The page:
April 16th – We can’t tackle revising our performance feedback system, we have to have some downtime for a while after April 15th.

May 1 – We can’t work on the new orientation/onboarding project now because everyone is taking some vacation since tax season is over.

June 1 – We can’t tackle revising our performance feedback system, it’s time to do them and we’ll have to wait until this year’s process is over.

July 1 – We can’t right now… too many people on vacation.

August 15th – We can’t do an upward partner feedback survey, it’s time to focus on the September 15th due date.

September 17th – We can’t possibly work on that organizational alignment project, we have to focus on the October due date.

October 15th – We’ll work on our succession plan after the partner retreat.

November 1 – Let’s see what we can get done in November!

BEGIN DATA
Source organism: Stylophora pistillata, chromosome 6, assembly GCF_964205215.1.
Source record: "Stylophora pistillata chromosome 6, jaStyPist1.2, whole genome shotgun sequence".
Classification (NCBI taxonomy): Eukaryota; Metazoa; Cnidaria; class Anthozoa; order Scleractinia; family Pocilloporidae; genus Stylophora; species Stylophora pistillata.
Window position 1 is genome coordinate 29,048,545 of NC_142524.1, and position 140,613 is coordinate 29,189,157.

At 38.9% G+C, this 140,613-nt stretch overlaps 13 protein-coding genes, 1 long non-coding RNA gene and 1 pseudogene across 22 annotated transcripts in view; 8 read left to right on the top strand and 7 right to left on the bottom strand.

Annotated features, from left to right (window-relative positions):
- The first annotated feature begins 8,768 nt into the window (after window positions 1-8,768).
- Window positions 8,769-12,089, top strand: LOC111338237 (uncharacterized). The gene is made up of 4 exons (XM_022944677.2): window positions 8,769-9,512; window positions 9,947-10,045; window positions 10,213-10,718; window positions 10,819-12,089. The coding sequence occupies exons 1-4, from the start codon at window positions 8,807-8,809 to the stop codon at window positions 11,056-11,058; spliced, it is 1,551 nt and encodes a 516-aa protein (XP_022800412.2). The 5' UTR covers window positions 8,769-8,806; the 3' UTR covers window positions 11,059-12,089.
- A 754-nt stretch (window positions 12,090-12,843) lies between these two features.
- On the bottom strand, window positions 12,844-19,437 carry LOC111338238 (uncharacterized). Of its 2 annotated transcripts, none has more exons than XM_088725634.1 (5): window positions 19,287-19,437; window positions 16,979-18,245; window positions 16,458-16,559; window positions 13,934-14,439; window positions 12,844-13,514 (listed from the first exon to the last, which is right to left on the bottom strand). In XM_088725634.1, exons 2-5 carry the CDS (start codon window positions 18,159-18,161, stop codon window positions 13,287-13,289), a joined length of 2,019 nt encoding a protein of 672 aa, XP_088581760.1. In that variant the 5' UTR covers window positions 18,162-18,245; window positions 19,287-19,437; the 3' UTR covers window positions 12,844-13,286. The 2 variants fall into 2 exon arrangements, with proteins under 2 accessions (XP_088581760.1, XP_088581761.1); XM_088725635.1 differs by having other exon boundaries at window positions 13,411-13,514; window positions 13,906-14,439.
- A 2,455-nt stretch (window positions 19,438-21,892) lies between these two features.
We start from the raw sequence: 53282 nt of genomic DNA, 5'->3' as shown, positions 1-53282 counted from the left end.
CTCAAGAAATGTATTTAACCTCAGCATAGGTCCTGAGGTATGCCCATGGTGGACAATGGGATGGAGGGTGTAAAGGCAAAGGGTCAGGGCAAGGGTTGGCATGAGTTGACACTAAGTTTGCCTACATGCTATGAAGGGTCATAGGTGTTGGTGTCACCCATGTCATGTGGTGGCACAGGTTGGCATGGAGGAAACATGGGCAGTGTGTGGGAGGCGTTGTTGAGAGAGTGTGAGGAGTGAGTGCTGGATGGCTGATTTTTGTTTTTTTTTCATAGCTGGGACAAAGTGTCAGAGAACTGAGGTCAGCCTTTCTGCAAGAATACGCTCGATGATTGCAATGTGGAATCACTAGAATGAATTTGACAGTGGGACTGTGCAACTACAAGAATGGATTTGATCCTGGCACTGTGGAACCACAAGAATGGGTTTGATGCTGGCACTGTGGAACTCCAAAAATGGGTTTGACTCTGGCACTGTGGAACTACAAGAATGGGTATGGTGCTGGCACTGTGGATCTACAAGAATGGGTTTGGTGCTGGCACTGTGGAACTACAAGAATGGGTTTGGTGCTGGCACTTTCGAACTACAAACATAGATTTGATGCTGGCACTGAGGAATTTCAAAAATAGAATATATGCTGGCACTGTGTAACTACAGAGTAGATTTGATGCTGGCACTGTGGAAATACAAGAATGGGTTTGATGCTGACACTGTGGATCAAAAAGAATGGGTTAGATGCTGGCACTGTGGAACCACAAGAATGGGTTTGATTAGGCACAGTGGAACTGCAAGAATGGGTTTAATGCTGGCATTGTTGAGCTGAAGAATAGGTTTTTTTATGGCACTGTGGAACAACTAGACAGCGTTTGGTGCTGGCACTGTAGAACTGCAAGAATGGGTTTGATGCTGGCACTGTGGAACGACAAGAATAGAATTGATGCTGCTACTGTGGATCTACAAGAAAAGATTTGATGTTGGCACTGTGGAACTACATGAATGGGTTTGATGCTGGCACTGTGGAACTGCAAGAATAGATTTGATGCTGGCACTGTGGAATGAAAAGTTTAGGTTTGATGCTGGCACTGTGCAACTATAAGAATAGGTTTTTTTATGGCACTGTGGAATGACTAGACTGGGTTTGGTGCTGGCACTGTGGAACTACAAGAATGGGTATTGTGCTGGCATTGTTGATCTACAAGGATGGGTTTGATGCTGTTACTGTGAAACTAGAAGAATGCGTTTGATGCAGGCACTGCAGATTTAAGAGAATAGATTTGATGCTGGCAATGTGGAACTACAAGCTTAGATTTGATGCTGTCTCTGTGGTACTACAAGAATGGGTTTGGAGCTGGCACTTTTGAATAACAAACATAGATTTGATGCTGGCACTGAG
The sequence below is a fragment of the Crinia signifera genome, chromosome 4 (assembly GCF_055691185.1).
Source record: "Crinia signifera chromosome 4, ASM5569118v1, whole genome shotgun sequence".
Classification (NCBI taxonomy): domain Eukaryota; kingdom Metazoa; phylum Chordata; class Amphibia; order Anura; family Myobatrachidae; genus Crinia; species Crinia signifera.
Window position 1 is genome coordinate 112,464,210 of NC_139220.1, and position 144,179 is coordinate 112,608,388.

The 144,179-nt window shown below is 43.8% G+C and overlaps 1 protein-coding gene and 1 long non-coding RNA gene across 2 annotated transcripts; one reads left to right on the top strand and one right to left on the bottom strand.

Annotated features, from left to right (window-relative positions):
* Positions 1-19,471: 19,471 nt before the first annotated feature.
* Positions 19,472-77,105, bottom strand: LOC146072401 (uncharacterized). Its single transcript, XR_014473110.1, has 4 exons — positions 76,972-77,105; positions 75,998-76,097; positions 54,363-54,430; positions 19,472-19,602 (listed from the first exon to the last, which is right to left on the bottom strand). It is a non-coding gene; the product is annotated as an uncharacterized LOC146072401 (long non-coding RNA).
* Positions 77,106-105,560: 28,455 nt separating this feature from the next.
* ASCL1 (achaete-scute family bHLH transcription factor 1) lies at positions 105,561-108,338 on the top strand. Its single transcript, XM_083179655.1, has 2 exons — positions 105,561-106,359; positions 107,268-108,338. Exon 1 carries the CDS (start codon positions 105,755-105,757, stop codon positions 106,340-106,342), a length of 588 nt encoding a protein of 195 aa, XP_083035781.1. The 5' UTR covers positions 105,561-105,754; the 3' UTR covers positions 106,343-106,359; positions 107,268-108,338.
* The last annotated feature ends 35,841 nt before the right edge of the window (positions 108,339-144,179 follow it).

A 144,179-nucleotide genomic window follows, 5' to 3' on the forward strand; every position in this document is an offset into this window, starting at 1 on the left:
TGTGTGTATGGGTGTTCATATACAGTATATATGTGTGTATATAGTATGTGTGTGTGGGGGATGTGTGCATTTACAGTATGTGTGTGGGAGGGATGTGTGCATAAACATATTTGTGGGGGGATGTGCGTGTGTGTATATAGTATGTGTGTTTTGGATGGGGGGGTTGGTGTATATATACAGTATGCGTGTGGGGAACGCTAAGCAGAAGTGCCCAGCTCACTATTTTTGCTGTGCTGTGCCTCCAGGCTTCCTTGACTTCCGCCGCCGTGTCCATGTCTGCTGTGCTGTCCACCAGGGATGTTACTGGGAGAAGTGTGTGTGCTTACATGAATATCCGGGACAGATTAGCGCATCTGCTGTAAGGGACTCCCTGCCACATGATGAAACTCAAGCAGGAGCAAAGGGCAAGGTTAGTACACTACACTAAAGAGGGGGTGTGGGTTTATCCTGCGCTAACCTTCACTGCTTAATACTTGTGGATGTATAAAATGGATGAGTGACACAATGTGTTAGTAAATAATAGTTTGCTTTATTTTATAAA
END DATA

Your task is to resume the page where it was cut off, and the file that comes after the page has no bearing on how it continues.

December 1 – We’ll have to put a halt on that workflow project because we are so busy in December with tax planning.

January 1 – We’ll have to wait until after April 15th.

Sound familiar?

  • Inaction breeds doubt and fear. Action breeds confidence and courage. If you want to conquer fear, do not sit home and think about it. Go out and get busy.
  • Dale Carnegie

Thursday, April 11th, 2019

Get A New Job

“To find joy in work is to discover the fountain of youth.” – Pearl S. Buck

It has been a stressful, busy and maybe frustrating few months. In a few days, it will be over. You can recuperate for a week or so and then it will be on to new deadlines and responsibilities. Sometimes, we get burned out and our attitude slips downward.

I found this fascinating excerpt from Seth Godin’s book, Linchpin. I recommend it highly.